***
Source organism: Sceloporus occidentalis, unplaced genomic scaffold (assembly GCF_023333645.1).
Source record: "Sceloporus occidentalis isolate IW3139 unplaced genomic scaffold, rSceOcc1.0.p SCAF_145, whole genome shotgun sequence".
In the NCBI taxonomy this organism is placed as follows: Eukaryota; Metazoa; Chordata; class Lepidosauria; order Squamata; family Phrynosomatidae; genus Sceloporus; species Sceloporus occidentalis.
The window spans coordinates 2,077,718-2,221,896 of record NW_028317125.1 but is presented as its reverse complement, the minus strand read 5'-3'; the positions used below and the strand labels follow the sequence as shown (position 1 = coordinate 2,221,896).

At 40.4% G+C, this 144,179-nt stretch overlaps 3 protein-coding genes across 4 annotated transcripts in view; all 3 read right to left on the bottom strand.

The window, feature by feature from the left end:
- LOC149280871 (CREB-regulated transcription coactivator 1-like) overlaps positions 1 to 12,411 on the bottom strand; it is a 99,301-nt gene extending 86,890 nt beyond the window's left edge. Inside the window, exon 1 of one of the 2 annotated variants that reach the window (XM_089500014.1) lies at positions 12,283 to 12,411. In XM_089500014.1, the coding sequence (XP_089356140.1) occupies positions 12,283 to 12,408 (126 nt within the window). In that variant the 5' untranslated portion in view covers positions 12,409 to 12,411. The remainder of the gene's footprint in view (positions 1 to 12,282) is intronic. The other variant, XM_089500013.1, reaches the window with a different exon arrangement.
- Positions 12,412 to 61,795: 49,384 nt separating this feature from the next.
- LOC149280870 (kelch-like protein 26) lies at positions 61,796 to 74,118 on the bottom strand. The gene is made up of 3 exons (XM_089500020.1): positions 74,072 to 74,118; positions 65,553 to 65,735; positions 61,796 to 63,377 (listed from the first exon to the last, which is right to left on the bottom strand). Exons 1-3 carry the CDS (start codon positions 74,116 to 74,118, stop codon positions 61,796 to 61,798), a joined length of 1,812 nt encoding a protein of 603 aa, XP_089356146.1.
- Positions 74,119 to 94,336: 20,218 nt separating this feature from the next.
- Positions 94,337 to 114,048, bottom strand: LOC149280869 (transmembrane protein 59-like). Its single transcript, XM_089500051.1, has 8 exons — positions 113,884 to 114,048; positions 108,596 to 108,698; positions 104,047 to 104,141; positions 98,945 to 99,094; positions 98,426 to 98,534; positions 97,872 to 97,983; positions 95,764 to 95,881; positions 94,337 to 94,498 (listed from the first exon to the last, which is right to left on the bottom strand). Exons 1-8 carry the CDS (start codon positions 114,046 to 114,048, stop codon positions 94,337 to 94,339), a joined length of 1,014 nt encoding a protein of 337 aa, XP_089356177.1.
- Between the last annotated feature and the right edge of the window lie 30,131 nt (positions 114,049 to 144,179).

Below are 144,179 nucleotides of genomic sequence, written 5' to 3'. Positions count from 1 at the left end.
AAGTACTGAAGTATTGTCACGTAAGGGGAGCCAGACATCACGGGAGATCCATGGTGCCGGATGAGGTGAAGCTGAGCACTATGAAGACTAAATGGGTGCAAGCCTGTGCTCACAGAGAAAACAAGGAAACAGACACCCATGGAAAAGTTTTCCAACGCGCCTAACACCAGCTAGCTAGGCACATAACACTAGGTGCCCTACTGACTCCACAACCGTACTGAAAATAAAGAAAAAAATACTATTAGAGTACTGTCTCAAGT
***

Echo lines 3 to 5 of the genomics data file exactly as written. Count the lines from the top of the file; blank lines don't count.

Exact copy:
In the NCBI taxonomy this organism is placed as follows: Eukaryota; Metazoa; Chordata; class Lepidosauria; order Squamata; family Phrynosomatidae; genus Sceloporus; species Sceloporus occidentalis.
The window spans coordinates 2,077,718-2,221,896 of record NW_028317125.1 but is presented as its reverse complement, the minus strand read 5'-3'; the positions used below and the strand labels follow the sequence as shown (position 1 = coordinate 2,221,896).

At 40.4% G+C, this 144,179-nt stretch overlaps 3 protein-coding genes across 4 annotated transcripts in view; all 3 read right to left on the bottom strand.